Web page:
What is PLEADING?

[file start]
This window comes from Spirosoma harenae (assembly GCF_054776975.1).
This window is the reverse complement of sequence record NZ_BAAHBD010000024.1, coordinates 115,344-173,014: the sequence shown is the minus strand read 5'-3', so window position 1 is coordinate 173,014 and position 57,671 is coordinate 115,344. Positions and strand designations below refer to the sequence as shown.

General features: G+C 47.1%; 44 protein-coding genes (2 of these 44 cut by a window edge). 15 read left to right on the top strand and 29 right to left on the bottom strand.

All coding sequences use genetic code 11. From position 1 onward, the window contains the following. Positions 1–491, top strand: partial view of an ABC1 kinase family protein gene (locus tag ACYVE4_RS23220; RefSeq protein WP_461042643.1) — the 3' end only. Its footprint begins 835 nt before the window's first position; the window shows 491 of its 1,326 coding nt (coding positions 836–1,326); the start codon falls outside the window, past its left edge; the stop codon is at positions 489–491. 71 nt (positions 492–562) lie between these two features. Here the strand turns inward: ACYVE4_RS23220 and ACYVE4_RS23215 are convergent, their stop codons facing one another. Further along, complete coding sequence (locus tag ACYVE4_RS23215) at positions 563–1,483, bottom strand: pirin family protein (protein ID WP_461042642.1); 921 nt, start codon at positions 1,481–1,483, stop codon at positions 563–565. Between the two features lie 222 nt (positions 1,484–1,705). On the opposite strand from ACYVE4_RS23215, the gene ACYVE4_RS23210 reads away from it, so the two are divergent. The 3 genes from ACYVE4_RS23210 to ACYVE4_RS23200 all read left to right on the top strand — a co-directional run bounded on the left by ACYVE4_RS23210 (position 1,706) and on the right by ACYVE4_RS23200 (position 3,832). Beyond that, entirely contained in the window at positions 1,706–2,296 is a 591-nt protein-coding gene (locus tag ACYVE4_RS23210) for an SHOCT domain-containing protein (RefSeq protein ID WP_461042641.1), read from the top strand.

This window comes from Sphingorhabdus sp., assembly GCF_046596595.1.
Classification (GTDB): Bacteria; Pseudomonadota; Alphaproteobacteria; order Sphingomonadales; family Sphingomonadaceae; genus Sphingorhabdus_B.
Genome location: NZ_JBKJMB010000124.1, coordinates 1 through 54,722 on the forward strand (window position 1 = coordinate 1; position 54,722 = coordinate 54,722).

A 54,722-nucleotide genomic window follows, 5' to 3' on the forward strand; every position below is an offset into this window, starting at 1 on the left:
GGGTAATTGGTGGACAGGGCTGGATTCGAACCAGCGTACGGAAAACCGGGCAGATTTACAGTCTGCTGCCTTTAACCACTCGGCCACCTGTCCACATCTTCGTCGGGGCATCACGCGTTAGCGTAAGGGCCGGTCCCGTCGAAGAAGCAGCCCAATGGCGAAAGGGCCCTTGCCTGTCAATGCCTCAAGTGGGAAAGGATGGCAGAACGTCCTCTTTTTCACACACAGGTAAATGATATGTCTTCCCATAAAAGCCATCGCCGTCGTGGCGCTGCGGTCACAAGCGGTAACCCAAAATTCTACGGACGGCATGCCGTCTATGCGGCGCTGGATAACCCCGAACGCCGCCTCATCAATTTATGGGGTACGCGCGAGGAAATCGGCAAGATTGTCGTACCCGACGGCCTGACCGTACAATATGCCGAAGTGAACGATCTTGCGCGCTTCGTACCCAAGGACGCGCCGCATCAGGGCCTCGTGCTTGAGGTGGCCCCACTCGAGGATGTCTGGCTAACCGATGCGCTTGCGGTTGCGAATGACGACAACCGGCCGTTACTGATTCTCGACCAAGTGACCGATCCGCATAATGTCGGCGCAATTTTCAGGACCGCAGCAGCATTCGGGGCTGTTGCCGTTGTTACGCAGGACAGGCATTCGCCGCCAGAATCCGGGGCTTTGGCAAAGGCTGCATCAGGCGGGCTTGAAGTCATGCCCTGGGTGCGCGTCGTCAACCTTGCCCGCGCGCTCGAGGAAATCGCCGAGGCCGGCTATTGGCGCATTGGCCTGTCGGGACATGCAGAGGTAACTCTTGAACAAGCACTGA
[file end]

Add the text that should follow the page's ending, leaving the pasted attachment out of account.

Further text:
The peculiar science or system of rules and principles, established in the common law, according to which the pleadings or responsive allegations of litigating parties are framed, with a view to preserve technical propriety and to produce a proper issue. The process performed by the parties to a suit or action, in alternately presenting written statements of their contention, each responsive to that which precedes, and each serving to narrow the field of controversy, until there evolves a single point, affirmed on one side and denied on the other, called the “issue,” upon which they then go to trial. The act or step of interposing any one of the pleadings in a cause, but particularly one on the part of the defendant; and, in the strictest sense, one which sets up allegations of fact in defense to the action. The name “a pleading” is also given to any one of the formal written statements of accusation or defense presented by the parties alternately in an action at law; the aggregate of such statements filed in any one cause are termed “the pleadings.” The oral advocacy of a client’s cause in court, by his barrister or counsel, is sometimes called “pleading;” but this is a popular, rather than technical, use. In chancery practice. Consists In making the formal written allegations or statements of the respective parties on the record to maintain the suit, or to defeat it, of which, when contested in matters of fact, they propose to offer proofs, and in matters of law to offer arguments to the court. Story, Eq. PI.

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